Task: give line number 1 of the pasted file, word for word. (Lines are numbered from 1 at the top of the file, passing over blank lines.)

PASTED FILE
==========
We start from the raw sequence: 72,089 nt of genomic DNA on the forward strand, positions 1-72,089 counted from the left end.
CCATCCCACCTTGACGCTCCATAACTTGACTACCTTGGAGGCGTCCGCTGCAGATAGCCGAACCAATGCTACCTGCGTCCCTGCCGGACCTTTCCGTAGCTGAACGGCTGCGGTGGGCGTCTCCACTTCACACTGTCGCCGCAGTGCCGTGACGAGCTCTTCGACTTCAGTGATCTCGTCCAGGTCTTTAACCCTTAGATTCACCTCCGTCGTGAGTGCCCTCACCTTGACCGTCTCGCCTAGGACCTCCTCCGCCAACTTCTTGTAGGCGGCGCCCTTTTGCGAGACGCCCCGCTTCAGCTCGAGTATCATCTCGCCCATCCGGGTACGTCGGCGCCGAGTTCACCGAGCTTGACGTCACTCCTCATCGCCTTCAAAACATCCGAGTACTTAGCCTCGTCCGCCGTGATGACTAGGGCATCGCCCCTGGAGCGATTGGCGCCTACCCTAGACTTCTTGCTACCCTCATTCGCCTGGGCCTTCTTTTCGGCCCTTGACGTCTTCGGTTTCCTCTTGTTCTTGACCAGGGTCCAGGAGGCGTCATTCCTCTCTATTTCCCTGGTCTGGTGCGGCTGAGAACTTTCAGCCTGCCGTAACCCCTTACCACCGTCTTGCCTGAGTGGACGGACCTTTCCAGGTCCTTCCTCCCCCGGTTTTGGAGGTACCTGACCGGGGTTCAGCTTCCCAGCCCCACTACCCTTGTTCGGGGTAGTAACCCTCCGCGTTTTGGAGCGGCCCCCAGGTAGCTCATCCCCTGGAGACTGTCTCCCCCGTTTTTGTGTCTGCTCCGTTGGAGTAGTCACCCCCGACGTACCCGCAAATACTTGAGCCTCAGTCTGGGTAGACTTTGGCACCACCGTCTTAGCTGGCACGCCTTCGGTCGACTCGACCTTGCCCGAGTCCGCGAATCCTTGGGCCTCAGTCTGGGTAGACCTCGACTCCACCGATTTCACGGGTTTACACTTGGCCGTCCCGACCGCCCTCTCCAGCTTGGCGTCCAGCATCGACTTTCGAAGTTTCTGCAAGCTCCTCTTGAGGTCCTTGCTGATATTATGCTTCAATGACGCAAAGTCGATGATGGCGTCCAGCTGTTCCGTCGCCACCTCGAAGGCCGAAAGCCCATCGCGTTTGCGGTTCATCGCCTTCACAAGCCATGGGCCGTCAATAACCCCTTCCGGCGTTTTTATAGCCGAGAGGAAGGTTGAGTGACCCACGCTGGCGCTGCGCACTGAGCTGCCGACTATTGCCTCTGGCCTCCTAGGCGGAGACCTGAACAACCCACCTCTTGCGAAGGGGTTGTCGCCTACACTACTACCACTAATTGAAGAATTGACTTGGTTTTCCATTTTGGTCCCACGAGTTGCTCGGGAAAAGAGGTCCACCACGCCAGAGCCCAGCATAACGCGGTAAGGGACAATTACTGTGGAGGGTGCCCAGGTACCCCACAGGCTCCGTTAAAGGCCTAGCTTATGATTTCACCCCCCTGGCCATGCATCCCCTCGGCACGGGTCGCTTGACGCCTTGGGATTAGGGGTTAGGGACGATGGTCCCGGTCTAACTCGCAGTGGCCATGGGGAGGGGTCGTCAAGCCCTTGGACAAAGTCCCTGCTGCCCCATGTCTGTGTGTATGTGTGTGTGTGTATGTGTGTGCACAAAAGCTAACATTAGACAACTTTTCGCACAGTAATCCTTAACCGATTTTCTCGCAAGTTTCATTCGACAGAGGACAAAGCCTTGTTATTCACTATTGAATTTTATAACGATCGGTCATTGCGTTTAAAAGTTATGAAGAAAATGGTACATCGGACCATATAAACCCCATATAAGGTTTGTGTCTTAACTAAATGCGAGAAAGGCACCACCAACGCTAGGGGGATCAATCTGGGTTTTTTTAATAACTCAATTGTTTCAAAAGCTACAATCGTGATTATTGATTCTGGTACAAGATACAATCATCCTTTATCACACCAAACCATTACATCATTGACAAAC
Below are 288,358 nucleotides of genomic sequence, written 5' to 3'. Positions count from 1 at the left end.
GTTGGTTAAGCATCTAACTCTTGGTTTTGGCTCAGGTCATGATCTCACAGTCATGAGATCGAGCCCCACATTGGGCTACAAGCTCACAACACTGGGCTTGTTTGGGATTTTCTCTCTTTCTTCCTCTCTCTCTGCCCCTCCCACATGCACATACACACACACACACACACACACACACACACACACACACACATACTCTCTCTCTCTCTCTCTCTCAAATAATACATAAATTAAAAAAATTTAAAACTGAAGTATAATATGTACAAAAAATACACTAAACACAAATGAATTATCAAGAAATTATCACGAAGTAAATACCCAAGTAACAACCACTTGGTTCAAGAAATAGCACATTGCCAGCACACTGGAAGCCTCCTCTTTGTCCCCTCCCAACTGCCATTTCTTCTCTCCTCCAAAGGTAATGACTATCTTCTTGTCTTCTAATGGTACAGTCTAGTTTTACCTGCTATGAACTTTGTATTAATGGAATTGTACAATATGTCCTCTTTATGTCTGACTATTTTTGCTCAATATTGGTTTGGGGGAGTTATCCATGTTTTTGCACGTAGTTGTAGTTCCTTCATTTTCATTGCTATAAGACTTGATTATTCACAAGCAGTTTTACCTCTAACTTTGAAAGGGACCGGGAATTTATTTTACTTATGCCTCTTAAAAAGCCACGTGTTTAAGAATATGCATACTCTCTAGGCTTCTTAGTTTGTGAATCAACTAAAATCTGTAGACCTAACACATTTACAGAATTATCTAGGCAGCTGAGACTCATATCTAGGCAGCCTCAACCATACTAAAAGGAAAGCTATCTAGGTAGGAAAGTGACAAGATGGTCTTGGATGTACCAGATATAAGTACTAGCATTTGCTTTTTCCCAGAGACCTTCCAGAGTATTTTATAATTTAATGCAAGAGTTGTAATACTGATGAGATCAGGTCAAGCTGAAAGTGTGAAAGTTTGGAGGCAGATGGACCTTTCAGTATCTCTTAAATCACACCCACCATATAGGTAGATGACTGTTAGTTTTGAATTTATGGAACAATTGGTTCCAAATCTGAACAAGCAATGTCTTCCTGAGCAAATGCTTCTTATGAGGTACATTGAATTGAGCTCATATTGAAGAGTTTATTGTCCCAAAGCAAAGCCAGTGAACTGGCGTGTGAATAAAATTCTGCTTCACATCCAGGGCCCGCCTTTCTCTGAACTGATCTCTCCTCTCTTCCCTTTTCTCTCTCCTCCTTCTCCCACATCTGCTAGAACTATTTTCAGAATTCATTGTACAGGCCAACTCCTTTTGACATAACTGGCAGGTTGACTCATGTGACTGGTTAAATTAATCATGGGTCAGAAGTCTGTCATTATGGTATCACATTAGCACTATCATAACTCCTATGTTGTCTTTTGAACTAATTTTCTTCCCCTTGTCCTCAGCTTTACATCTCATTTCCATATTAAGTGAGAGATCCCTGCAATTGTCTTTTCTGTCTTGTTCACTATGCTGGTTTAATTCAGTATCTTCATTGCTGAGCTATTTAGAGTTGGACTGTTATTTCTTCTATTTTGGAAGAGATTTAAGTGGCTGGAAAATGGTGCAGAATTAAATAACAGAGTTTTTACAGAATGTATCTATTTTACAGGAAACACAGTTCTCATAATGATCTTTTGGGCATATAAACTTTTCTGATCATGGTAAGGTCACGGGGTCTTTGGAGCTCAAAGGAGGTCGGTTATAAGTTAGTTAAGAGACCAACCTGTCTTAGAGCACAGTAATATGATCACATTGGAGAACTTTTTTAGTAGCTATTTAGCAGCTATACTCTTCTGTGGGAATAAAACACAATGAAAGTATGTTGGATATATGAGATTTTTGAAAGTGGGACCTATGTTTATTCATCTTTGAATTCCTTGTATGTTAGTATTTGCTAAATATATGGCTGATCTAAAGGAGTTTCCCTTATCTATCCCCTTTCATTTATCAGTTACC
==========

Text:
We start from the raw sequence: 72,089 nt of genomic DNA on the forward strand, positions 1-72,089 counted from the left end.